Tuesday, June 07, 2005

Poison the hood: drive-by shoutings

I have no idea. I may not be able to write another entry after this one because I see I am as tangled in the vile communication habits of our era as anyone. I was so tempted to title this post "Bubblegum Mind".

OK, I have a wispy little string of an idea. But it holds for me because I can see it at work everywhere from the boondocks of Nevada to the burbs of Boston. It's a tad McLuhanesque but originality is not much of a goal. Basically, I see that the "mechanization" of communication and the depersonalization of it have ushered in a deterioration of the tolerant and civil attitudes that are the sina qua non of meaningful dialogs.

I suspect the phenomenon is just an outgrowth of our natures because analogous coarsening of interaction takes place in other spheres of activity. When we walk or bike to our destinations and the ways aren't too crowded, a little courtesy is a common thing and most of us can muster it easily when face-to-face with the other wayfarers. Even in cars, driving a deserted dusty farm lane in some outback an hour's distance from any real town, you will wave a greeting to the guy in the oncoming pickup even though you barely know him and suspect he is a closet white supremacist. But once there are a few too many people and a few too many miles for you deal directly, once you need motors and electronics to move you or your messages, the other person ceases to register as a person on your disposition. In transportation, the last step in the progression of depersonalization is road rage. [And whether you consider acts of road rage explicable or despicable, do you know any that got people where they were going any better than patience does?]

In communication, broadcasting, blogging and to a lesser degree print, the lack of face-to-face presence of the subject, [especially a class or group of persons: there generalizations are almost always more lie than truth], of whom and to whom you are speaking gets many of us into bad habits of hyperbole, dismissiveness and sarcasm. The last step in the progression of depersonalization is something like Ann Coulter. In her June 1 posting where she excoriates the Republicans who brokered the filibuster compromise she says "the Democrats — a minority party whose reign of terror controlled the U.S. House for over 40 years". She writes that without any qualifying ameliorations in comparing the Democrats to the Sunnis in Iraq. This woman wants you to buy her book "How to talk to a liberal". If I talked that way, I couldn't talk to a Labrador retriever without getting bitten. Does she really not know of any sacrifices liberals have made for this country in war or peace?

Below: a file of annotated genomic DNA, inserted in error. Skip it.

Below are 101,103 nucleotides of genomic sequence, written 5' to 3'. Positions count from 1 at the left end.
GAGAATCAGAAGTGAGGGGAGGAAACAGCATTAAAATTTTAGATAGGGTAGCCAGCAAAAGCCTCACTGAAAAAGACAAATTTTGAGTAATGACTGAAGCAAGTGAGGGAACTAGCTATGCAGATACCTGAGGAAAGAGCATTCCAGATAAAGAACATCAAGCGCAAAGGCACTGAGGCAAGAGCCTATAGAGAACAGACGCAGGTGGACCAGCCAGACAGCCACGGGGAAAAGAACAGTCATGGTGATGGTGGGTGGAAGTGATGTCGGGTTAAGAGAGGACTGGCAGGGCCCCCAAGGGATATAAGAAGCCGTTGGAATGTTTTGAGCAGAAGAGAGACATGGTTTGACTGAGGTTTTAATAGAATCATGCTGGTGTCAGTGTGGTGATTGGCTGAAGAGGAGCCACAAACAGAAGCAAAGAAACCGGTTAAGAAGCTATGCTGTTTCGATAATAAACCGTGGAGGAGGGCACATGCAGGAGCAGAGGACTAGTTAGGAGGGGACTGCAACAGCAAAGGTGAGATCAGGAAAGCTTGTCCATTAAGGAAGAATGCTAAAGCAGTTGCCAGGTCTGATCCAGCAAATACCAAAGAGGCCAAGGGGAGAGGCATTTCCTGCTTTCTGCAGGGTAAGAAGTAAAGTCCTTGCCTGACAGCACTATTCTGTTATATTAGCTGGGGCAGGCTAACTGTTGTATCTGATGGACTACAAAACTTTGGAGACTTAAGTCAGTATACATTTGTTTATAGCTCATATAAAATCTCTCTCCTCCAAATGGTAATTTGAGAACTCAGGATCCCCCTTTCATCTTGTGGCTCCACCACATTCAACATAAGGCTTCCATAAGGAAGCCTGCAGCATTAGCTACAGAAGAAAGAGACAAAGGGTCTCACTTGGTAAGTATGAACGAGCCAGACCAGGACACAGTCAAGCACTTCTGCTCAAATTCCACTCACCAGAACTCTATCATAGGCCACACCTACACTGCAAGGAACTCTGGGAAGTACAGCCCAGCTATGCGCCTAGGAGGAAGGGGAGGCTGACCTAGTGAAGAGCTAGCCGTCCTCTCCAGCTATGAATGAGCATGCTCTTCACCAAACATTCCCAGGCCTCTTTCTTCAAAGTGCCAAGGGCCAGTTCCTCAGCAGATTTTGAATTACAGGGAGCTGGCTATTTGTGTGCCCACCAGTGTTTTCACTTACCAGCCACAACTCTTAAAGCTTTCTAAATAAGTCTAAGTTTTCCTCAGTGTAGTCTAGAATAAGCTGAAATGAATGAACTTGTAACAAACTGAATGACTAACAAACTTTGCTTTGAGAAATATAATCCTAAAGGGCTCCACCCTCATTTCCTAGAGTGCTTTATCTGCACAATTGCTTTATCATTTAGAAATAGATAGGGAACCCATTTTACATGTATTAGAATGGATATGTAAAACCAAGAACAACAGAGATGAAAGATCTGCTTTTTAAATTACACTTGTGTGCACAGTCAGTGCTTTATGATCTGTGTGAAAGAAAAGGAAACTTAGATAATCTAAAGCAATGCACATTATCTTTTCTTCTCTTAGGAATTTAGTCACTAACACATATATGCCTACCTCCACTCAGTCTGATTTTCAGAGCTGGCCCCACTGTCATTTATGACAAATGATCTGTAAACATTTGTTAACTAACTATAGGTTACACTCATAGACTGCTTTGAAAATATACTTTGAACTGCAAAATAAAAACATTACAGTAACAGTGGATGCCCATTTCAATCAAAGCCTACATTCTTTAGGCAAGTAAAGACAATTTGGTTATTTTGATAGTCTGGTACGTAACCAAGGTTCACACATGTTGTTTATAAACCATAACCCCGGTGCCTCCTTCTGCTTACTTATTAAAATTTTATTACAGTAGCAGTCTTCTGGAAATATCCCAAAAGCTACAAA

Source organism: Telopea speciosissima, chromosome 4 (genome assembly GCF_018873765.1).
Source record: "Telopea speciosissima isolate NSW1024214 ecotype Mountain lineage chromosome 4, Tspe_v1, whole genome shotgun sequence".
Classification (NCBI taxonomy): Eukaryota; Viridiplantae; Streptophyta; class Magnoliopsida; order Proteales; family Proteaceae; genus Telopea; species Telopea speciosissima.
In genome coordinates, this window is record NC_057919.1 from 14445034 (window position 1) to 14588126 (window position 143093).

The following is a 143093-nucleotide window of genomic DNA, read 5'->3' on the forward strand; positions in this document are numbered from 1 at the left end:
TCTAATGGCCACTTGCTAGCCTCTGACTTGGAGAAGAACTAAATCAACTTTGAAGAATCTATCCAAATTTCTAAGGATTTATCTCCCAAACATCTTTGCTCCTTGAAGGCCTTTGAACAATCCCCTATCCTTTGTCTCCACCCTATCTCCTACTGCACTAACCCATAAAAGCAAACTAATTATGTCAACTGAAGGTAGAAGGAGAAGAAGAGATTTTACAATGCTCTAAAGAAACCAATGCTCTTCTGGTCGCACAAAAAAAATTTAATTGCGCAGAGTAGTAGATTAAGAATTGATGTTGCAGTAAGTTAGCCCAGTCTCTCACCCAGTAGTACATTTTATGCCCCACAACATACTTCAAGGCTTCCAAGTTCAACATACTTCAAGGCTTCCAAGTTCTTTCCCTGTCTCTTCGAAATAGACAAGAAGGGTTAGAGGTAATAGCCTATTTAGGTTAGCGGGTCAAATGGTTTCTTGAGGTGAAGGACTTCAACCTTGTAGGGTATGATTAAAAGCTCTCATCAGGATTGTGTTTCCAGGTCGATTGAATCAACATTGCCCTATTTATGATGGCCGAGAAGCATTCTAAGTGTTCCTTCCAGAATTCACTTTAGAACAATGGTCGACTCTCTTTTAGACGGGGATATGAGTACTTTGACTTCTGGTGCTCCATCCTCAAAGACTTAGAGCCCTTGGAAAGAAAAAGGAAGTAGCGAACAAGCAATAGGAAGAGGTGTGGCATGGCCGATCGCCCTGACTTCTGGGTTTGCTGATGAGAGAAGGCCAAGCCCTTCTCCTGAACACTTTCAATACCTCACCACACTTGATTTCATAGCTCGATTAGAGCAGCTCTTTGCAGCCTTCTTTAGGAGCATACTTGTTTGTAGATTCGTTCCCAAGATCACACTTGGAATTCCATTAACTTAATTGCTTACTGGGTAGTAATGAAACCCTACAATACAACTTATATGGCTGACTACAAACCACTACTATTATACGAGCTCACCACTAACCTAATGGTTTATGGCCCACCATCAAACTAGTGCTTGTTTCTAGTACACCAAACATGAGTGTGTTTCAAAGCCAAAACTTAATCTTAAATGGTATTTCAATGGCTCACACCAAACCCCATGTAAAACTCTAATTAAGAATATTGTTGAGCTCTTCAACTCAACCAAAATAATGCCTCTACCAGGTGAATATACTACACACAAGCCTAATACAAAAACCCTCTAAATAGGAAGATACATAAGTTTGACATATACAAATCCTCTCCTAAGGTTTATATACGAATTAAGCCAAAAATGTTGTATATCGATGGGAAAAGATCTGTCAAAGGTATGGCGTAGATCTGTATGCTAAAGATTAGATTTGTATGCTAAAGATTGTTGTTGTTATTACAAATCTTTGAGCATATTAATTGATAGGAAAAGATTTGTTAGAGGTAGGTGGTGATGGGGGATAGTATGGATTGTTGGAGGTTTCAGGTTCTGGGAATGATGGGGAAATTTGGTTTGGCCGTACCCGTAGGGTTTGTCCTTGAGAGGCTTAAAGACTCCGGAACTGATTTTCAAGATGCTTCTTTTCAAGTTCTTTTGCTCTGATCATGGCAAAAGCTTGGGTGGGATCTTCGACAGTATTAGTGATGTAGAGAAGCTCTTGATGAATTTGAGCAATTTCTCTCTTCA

Divisive? Sure. But even worse, its an unpersuasive technique: its just cheer leading with an unwholesome mix of glee and gore. I take her and others, of any political hue, who work in the same fashion to task for breaking and coarsening the communication, the vital dialog that should help the country function. We have problems enough without throwing up offensive verbal barricades. The extreme statements designed to cast a bad light on parties at the other extreme only hide the basic political landscape in smoke: the heavy lifting is always done by the voters and taxpayers in the middle.

Why does it go on? Why do we not exercise restraint? I have less than an idea here.

Once we have drawn a little blood, we do not pull back from our mistake, for then we see that we have also drawn a crowd.

I got far and away the most traffic to this paltry blog when one of the pack of right wing attack dogs, "liberal larry" did a put-on of and linked to a posting of mine that was on the topic of this post. He put words in my mouth I would never say and so lied about what liberals think but did so behind a cover of humor and can't be called to account for his slandering. The meanness and sloppiness of my own writing in that post, implying that the distortions and depersonalization of groups on the left is a handmaiden of fascism [which, read your history folks, IT IS], got the nasty response. The strange thing I must report is that the vigor of that response was gratifying...as if I had actually stung them where they are touchy. The traffic and the smell of blood are seductive. In the end, that little exercise showed I can't take my own advice though it actually underscored the validity of the advice. "They started it" is cheap ticket to this fight.

You can't turn away from an insult. But you can't make any political progress with an insult either.

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